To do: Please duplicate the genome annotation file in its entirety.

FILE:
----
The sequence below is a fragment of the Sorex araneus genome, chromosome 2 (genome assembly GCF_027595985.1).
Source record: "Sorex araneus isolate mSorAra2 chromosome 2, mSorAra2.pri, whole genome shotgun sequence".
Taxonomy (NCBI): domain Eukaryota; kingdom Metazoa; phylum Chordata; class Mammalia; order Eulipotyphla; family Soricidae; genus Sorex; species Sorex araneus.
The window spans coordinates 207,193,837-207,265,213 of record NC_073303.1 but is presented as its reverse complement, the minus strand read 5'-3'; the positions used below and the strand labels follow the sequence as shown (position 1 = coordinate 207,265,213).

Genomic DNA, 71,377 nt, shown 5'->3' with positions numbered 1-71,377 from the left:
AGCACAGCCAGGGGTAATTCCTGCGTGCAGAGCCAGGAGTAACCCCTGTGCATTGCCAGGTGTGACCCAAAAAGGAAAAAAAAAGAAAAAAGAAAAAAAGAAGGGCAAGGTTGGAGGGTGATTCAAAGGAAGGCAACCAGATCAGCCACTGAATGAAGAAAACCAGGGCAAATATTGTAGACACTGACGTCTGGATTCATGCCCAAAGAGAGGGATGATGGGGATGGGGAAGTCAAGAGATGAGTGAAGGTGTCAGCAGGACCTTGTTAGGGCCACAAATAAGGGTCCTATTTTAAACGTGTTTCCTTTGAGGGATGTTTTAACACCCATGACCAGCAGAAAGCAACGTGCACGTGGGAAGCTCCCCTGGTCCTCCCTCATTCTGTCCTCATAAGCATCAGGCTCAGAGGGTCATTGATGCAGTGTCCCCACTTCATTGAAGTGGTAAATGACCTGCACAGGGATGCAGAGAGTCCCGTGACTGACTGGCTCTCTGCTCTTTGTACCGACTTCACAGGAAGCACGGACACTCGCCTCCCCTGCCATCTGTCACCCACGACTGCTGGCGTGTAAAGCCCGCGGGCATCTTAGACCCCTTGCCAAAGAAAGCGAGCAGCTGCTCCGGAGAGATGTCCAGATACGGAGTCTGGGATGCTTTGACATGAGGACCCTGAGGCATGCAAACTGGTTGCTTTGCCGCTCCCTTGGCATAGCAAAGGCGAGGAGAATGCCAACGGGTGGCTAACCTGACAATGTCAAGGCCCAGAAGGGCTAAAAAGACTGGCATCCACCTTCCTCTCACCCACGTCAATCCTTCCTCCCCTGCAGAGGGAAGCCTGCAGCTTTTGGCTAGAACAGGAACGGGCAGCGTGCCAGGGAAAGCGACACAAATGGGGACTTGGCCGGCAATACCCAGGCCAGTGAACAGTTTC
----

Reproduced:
The sequence below is a fragment of the Sorex araneus genome, chromosome 2 (genome assembly GCF_027595985.1).
Source record: "Sorex araneus isolate mSorAra2 chromosome 2, mSorAra2.pri, whole genome shotgun sequence".
Taxonomy (NCBI): domain Eukaryota; kingdom Metazoa; phylum Chordata; class Mammalia; order Eulipotyphla; family Soricidae; genus Sorex; species Sorex araneus.
The window spans coordinates 207,193,837-207,265,213 of record NC_073303.1 but is presented as its reverse complement, the minus strand read 5'-3'; the positions used below and the strand labels follow the sequence as shown (position 1 = coordinate 207,265,213).

Genomic DNA, 71,377 nt, shown 5'->3' with positions numbered 1-71,377 from the left:
AGCACAGCCAGGGGTAATTCCTGCGTGCAGAGCCAGGAGTAACCCCTGTGCATTGCCAGGTGTGACCCAAAAAGGAAAAAAAAAGAAAAAAGAAAAAAAGAAGGGCAAGGTTGGAGGGTGATTCAAAGGAAGGCAACCAGATCAGCCACTGAATGAAGAAAACCAGGGCAAATATTGTAGACACTGACGTCTGGATTCATGCCCAAAGAGAGGGATGATGGGGATGGGGAAGTCAAGAGATGAGTGAAGGTGTCAGCAGGACCTTGTTAGGGCCACAAATAAGGGTCCTATTTTAAACGTGTTTCCTTTGAGGGATGTTTTAACACCCATGACCAGCAGAAAGCAACGTGCACGTGGGAAGCTCCCCTGGTCCTCCCTCATTCTGTCCTCATAAGCATCAGGCTCAGAGGGTCATTGATGCAGTGTCCCCACTTCATTGAAGTGGTAAATGACCTGCACAGGGATGCAGAGAGTCCCGTGACTGACTGGCTCTCTGCTCTTTGTACCGACTTCACAGGAAGCACGGACACTCGCCTCCCCTGCCATCTGTCACCCACGACTGCTGGCGTGTAAAGCCCGCGGGCATCTTAGACCCCTTGCCAAAGAAAGCGAGCAGCTGCTCCGGAGAGATGTCCAGATACGGAGTCTGGGATGCTTTGACATGAGGACCCTGAGGCATGCAAACTGGTTGCTTTGCCGCTCCCTTGGCATAGCAAAGGCGAGGAGAATGCCAACGGGTGGCTAACCTGACAATGTCAAGGCCCAGAAGGGCTAAAAAGACTGGCATCCACCTTCCTCTCACCCACGTCAATCCTTCCTCCCCTGCAGAGGGAAGCCTGCAGCTTTTGGCTAGAACAGGAACGGGCAGCGTGCCAGGGAAAGCGACACAAATGGGGACTTGGCCGGCAATACCCAGGCCAGTGAACAGTTTC